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Material might be safer grave for nuclear waste

Material might be safer grave for nuclear waste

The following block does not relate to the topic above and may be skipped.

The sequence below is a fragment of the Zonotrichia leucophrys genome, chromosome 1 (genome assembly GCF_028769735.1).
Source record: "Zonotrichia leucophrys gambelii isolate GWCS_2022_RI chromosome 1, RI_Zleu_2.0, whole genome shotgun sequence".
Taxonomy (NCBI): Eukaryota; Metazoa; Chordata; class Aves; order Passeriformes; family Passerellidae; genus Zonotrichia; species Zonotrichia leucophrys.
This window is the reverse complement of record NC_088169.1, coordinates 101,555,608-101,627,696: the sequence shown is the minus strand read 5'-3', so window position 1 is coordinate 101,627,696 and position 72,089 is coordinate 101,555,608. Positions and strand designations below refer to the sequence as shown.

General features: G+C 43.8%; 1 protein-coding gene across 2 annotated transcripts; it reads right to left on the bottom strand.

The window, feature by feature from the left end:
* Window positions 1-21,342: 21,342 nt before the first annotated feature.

WASHINGTON - A new, crystalline material that can withstand pounding radiation might provide a safer grave for high-level nuclear waste, an international team of scientists said yesterday. The scientists hope they can fine-tune the material into a form that can be used to contain waste safely for tens of thousands of years. "If this work points the way towards finding the absolute best radiation-tolerant material, and it is then used as an encapsulation material, then this is phenomenally important," said Robin Grimes of Londons Imperial College of Science, Technology and Medicine, who worked on the study. The secret of the material, called erbium zirconate, is its ability to put up with a little disorder, Grimes said. Currently, high-level nuclear waste such as spent fuel from nuclear reactors is stored in containers that may last for only about 100 years. These are put into geologically stable places such as disused salt mines, or buried very deep in the earth, but if the containers rupture, the radiation could escape into the environment. The materials currently used in containers are glass-like chemicals. When these are bombarded by constant radiation, the carefully arranged atoms get jostled out of place. The result can be eventual cracking, swelling and instability. "Glasses absolutely get completely screwed up," Grimes said in a telephone interview. "They are very, very good, cheap ways for shortish-term storage ... but what we are looking for is material that will last tens of thousands of years." Grimes and graduate student Lisia Minervini ran a series of computer models aimed at predicting the kind of materials that would tolerate having their atoms shifted around a bit. They came up with a kind of map, with erbium zirconate at one end and erbium titanate at the other. Kurt Sickafus and colleagues at Los Alamos National Laboratory in New Mexico created the two compounds and ran tests in which they bombarded them with xenon gas. The experiments confirmed what Grimes had predicted - that erbium zirconate was the best at resisting the bombardment. MATERIAL ABSORBS RADIATION LIKE A PUNCHING BAG "This material is on the edge between being a pyrochlore and being a fluorite," Grimes said. "What this means is that when the radiation damage screws up the lattice a little bit, first the oxygen ions rearrange themselves back as they were. Second, although the cations, positive ions, are a bit disordered, the structure doesnt care. It is quite happy," he added. He described it as being like a punching bag that can absorb a punch and then slowly regain its shape. Grimes and Sickafus said they believe that other disordered crystalline materials may work even better. "We think this might be a basic rule that applies to other materials beyond those in this study, but well have to do more work to be sure," Sickafus said in a statement. Grimes said the new material, a ceramic with properties resembling sapphire, could be physically combined with the nuclear waste to create a more stable storage system. "The radioactive material is actually embedded within the crystal lattice on the atomic level," he said. Conventional ceramic processing, which is cheap and easy to do, can be used for this step, Grimes said. This makes it more stable over a geological time scale, Grimes said, because in time even the most stable cave will deteriorate. "Over tens of thousands of years bits of the ceiling fall. It slowly crumbles. So the metal canisters are going to break. You cant do anything about that," Grimes said. "The nice thing about our proposal is the material is still contained within the crystal lattice. It doesnt come out." There is one hitch. "One of the problems is we dont yet know how this material will stand up to water," Grimes said. He said his team may return to the computer to find a material that will not leach radioactive material in water. Congress has been battling with the problem of how to dispose of 400,000 tons of spent fuel from 80 reactors in 40 U.S. states, much of it held at sites not intended for long-term storage. In April, President Bill Clinton vetoed a bill that would have created a site in Nevada to store the waste. Story by Maggie Fox, Health and Science Correspondent REUTERS NEWS SERVICE
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